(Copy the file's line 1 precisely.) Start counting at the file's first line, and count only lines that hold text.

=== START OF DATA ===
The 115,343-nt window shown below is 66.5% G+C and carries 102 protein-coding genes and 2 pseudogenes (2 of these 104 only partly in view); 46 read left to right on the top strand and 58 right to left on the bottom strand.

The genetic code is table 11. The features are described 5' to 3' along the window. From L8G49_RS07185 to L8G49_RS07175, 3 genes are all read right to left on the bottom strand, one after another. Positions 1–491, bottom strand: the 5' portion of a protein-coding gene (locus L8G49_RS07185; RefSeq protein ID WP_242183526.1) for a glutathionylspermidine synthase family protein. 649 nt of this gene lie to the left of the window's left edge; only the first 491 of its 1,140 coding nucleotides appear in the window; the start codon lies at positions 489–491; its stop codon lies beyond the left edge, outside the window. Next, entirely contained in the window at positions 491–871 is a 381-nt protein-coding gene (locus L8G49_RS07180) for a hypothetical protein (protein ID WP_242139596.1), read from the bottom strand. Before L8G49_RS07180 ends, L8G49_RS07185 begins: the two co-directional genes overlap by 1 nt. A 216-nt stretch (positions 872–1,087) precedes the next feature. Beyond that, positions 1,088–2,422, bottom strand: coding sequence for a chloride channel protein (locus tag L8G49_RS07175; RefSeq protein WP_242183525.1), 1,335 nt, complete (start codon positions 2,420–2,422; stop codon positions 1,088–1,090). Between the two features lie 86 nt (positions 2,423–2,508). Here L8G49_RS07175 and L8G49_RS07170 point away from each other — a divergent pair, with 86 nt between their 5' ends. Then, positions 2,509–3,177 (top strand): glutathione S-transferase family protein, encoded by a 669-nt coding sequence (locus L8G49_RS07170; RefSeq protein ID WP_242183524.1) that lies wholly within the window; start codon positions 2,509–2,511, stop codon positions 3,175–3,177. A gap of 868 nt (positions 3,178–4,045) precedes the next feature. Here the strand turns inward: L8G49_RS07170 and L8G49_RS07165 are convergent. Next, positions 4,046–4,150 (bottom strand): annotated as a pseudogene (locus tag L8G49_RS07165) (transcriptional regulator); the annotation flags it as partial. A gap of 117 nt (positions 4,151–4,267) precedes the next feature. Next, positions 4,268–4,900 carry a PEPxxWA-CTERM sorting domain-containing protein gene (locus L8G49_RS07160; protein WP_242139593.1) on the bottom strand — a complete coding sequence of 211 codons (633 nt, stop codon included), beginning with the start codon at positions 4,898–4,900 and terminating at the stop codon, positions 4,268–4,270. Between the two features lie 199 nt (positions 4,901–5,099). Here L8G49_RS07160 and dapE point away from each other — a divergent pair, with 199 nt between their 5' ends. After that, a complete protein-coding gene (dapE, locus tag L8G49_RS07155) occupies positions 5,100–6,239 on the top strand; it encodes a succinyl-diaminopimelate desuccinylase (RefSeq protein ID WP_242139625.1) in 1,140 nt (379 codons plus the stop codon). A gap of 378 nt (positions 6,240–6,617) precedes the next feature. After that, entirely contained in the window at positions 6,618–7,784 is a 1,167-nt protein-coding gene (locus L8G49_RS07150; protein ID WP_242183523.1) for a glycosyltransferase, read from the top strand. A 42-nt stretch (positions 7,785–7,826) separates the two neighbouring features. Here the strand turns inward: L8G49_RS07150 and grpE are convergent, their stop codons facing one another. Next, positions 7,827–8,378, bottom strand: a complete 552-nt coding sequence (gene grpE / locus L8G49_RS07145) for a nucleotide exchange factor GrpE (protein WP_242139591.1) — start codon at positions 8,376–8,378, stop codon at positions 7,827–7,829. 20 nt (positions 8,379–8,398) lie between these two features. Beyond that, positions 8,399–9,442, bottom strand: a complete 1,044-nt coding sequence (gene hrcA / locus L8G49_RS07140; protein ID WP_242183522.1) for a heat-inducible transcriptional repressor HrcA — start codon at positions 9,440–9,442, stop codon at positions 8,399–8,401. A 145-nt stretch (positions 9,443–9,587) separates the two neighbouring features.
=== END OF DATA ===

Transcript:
The 115,343-nt window shown below is 66.5% G+C and carries 102 protein-coding genes and 2 pseudogenes (2 of these 104 only partly in view); 46 read left to right on the top strand and 58 right to left on the bottom strand.